Considering a New Academic Program? Use Our Checklist to Decide

Becky Morehouse

Becky Morehouse

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There are few endeavors that have greater financial and political risk (but also potential reward) than identifying and launching a new academic program.

To help reduce the risk, we offer a set of key questions to pose both inside and outside the institution for critical examination.

New Academic Program Checklist

Internally, consider this checklist of questions:

  1. Is the proposed program consistent with our mission and vision?
  2. Is the proposed program consistent with the strength and core competencies of the department? If not, can these be reasonably developed?
  3. Will the new program allow us to leverage existing faculty/curriculum/facility assets?
  4. Will this program require a lengthy and perhaps uncertain accreditation process?
  5. Is the proposed program sustainable on a long-term basis? If not, what is the projected life expectancy of the proposed program?
  6. Do faculty support the proposed program?
  7. Has a faculty leader (“champion”) with sufficient bandwidth been identified and associated with the proposed program?
  8. Can the proposed program serve as an anchor for other potential, corollary programs?
  9. In what format(s) will the proposed program be offered (e.g., traditional face-to-face, hybrid, online)?
  10. Are you confident we can deliver a top-quality program?
  11. Will the proposed program attract a type/cohort of student that we are well equipped to serve?
  12. Are the new student/cohort numbers and financial projections for the proposed program realistic?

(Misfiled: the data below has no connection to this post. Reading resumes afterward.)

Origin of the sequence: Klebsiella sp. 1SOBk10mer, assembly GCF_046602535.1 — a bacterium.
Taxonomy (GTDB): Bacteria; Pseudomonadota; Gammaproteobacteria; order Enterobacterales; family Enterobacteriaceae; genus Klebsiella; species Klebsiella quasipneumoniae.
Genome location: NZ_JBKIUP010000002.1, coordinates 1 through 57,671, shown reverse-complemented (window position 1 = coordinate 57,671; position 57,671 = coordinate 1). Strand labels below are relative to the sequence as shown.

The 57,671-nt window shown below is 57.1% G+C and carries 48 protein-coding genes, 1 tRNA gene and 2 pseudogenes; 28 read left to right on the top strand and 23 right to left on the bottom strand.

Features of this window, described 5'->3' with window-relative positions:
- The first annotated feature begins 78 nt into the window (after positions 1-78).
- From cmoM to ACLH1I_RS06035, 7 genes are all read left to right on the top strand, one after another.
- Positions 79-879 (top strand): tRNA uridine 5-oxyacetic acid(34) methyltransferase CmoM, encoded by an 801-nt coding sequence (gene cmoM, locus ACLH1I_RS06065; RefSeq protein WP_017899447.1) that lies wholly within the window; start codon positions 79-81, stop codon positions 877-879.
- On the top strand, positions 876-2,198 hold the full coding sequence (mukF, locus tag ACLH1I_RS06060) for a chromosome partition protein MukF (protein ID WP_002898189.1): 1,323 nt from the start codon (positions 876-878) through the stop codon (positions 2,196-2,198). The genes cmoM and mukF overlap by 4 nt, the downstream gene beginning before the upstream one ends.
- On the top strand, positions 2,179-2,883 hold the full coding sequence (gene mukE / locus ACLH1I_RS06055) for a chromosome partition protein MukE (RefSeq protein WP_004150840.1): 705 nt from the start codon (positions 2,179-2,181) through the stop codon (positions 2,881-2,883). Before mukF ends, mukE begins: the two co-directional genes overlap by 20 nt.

13. Are start-up costs affordable and sustainable?
  14. What are the realistic expectations for break-even and revenue generation for the proposed program and over what time frame?
  15. Will the proposed program offer us a clear point of compelling differentiation?
  16. Will the proposed program attract new students or compete with existing programs for students?
  17. Is the proposed program free from duplication or competition with a current or planned program within the institution?
  18. Does the proposed program have a high barrier to entry (e.g., if successful, will it be difficult for competitors to replicate)?
  19. If successful, can we easily enlarge capacity and grow the proposed program?
  20. Will the proposed program require excessive political capital to launch?
  21. Will the proposed program enhance our academic reputation in the marketplace?

Externally, determine answers to these questions:

  1. Do we have clear marketplace data that the proposed program is in demand?
  2. Are graduates from the proposed program in demand by employers?
  3. Does the proposed program allow for co-branding opportunities with other entities?

Making Your Decision

Finally, here are three additional thoughts.

First, no program will get a “thumbs up” on all these points. The goal is to identify those programs that receive many more yeses than nos.

Second, use these questions to vet and score just a handful of potential programs so you can select the one with the greatest potential for success. This is much more effective and efficient than screening a single program, deciding, and then considering the next program. Choosing from a constellation saves time and heightens the likelihood for success.

Finally, it is extremely important, regardless of the program selected for pursuit, to ask: Do we have sufficient funding to successfully launch and then aggressively recruit students to the program? If the answer is no, no matter how amazing the new program might be, success will be greatly hampered without strong marketing investment and support—for years (not weeks or months).

If you need help addressing these questions (and/or determining how to launch a new program), please reach out to me at [email protected]. Stamats has a comprehensive set of insights and services to help clients identify and promote new academic programs.

Read Next: Student Communication Plan Fundamentals for Higher Education

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